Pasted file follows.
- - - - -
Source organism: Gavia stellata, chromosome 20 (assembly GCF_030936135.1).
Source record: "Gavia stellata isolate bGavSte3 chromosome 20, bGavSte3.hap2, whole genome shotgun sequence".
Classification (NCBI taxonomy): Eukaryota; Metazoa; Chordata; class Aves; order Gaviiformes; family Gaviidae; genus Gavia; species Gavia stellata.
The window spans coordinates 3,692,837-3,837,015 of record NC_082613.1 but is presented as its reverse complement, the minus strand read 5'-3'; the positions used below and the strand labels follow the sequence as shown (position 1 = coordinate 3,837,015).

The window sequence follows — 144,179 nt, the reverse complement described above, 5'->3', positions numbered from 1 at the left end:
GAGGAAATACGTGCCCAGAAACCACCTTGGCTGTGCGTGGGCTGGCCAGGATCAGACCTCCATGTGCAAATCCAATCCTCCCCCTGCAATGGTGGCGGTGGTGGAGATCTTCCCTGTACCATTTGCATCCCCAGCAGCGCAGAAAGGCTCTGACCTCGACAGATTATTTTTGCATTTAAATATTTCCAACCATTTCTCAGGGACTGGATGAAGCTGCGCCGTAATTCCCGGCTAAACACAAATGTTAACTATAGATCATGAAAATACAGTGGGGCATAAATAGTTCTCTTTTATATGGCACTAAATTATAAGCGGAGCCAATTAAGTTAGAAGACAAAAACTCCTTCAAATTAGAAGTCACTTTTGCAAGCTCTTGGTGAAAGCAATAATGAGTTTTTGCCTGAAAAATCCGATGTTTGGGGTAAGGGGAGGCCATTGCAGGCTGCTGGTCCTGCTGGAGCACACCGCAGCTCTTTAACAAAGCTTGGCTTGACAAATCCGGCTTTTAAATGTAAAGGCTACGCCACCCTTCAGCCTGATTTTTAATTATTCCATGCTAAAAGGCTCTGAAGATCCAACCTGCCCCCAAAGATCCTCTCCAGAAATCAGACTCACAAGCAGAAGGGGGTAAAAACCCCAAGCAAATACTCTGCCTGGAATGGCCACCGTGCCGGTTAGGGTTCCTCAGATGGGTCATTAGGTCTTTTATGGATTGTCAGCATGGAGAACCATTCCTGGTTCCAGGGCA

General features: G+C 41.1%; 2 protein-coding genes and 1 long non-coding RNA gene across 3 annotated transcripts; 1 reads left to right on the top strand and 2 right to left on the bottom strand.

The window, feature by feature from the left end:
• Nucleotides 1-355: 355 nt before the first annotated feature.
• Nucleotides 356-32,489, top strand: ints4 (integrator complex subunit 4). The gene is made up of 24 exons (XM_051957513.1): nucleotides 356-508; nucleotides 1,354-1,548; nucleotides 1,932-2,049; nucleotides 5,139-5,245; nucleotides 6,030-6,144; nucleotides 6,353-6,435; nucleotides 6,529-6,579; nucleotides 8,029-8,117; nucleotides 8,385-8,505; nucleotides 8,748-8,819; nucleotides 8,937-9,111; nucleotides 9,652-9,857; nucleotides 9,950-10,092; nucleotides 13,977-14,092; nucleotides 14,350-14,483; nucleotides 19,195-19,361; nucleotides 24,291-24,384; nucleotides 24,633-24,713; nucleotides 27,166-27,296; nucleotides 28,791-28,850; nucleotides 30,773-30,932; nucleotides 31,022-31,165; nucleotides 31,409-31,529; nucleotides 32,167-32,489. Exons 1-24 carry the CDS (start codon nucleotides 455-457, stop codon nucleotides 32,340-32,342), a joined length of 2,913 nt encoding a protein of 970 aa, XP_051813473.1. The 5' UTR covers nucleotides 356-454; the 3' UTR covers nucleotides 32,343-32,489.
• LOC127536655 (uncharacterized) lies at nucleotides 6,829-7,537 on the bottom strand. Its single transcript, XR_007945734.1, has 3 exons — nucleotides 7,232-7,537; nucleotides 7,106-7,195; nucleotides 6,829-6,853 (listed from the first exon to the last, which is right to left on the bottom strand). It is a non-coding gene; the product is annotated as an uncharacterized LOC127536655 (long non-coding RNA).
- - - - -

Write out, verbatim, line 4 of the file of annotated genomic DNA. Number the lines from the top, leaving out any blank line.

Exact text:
The window spans coordinates 3,692,837-3,837,015 of record NC_082613.1 but is presented as its reverse complement, the minus strand read 5'-3'; the positions used below and the strand labels follow the sequence as shown (position 1 = coordinate 3,837,015).